Manuel Estrella III retired June 30 from the West Tisbury Fire Department after 47 years of service, 30 as chief. The Vineyard’s fire, EMS, and law enforcement communities didn’t let Estrella’s last day go without paying tribute.
A little after 10 am Wednesday, a parade of emergency vehicles and fire apparatuses rolled past the Estrella residence on Indian Hill Road, sirens screaming, light flashing, well-wishers waving from rolled-down windows.
West Tisbury select board chair Skipper Manter, who is a police lieutenant too, sprang from his cruiser to shake Estrella’s hand. So too did Dukes County Special Sheriff Jim Neville. Later, West Tisbury Police Chief Matt Mincone, who’d orchestrated the parade, embraced Estrella and his wife Sharon.
“Chief Estrella has always been a collaborative leader and a role model of mine,” Mincone told The Times. “I’ve watched him positively build a volunteer organization where each individual is part of the overall success. His leadership style was always on display in crisis situations, but most importantly, he was always visible and willing to give you his ear — and opinions. I wish him well in his retirement, and welcome the opportunity to work with Chief Pachico keeping West Tisbury safe.”
Chief Greg Pachico, Estrella’s son-in-law, was sworn in Monday as West Tisbury’s next fire chief.
“I have big shoes to fill,” Pachico told The Times. “I learned from him, listen to your firefighters, treat them with respect, and do everything you can to keep them as safe as possible in this line of work.”
Like many of his colleagues pointed out, Estrella is a plainspoken leader who presents a cool head in tumultuous situations. “He made commanding chaotic scenes seem so easy,” Pachico said. “That’s what I will strive to do for our firefighters.”
Estrella, 73, joined the West Tisbury Fire Department in his early 20s, under the leadership of Arnie Fischer, West Tisbury’s first chief. He said he still recalls Fischer rolling into his yard to give him a $50 stipend check for his volunteer work. “Nowadays I think the guys get $1,500, $2,000 — that doesn’t even pay for gas,” he said.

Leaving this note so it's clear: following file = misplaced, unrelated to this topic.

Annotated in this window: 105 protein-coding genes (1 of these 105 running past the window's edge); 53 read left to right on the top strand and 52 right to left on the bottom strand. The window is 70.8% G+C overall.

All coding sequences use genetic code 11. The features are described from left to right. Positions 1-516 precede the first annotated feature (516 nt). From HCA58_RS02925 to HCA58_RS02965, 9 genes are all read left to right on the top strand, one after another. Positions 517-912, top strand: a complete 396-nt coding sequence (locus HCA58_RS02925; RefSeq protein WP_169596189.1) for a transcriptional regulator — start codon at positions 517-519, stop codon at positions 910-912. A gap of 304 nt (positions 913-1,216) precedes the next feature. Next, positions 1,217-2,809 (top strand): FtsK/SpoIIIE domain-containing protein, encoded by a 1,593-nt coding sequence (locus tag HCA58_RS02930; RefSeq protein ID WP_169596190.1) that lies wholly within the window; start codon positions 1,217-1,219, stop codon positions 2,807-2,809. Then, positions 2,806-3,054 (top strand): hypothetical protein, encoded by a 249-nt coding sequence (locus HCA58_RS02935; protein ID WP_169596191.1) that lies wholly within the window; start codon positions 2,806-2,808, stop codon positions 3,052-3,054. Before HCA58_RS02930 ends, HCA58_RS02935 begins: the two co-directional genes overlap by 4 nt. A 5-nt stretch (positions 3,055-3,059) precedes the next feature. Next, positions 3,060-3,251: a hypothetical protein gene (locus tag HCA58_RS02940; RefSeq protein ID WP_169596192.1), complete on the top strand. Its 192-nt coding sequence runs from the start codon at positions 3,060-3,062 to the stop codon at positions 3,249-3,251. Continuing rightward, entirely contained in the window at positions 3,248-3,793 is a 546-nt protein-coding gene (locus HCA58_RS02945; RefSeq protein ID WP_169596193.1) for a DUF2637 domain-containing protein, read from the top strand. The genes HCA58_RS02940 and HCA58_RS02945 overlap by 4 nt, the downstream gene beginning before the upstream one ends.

Estrella expressed concern about the burden of training and drilling on an ever busier, ever costlier Vineyard. “They’ve got to come up with some incentive for people to join,” he said. He suggested health insurance, larger stipends, or tax incentives might be strong lures. He expects recruitment will become more and more challenging before solutions are found. “Down the road is going to be hard,” he said.
Nevertheless, he expressed faith in Pachico’s recruitment potential.
Estrella first got a stipend of $5,000, he said. Upon retirement, he was receiving a stipend of $50,000, and also received a command vehicle so he didn’t have to put wear and tear on his personal truck. Having worked as a custodian at the West Tisbury School for years, benefit stipulations prevented him from exceeding $50,000 in compensation. The school isn’t completely in Estrella’s rearview mirror.
“I’ve been out of the school eight years,” he said. “I still get calls once in a while from the school because they don’t know where this is or that is.”
Times are changing in West Tisbury, compensation-wise. Estrella’s son-in-law will become the first truly salaried fire chief in West Tisbury ($120,000).
“The town has been very good with the fire department — they’ve been excellent to me,” Estrella said. “I’ll miss it.”
Estrella has responded to all manner of fires over the years: car fires, chimney fires, structure fires. He recalled a house fire years ago on Lambert’s Cove where a firefighter was almost struck by a toppling chimney, and where stowed ammunition haunted the response. “We had bullets going off while we were fighting that fire,” he said.
Firefighting has changed during his time on the job. “Nowadays, to fight any type of house fire, you’ve got to go inside,” he said. “When I first joined, if you squirted water on a house, they thought you were doing a great job.”
By far his biggest concern firewise has always been the Manuel Correllus State Forest, which he described as a “mess” — thousands of acres where he’s long seen poorly trimmed fire lanes and overly abundant fuel loads. “They’ve got a lot of work there,” he said. “They’ve got years and years of work there.”
He described the forest as a ticking bomb. “We’ve been very lucky,” he said. “Sooner or later something will happen out there.”
Estrella said he would miss the fire department and the folks who work there. “Take Mike Hull, for example,” he said. “I don’t care what time of night or day it is, if it’s an alarm call, he’s there. He’s probably older than I am. But he is always there. I always can count on him … no matter what.”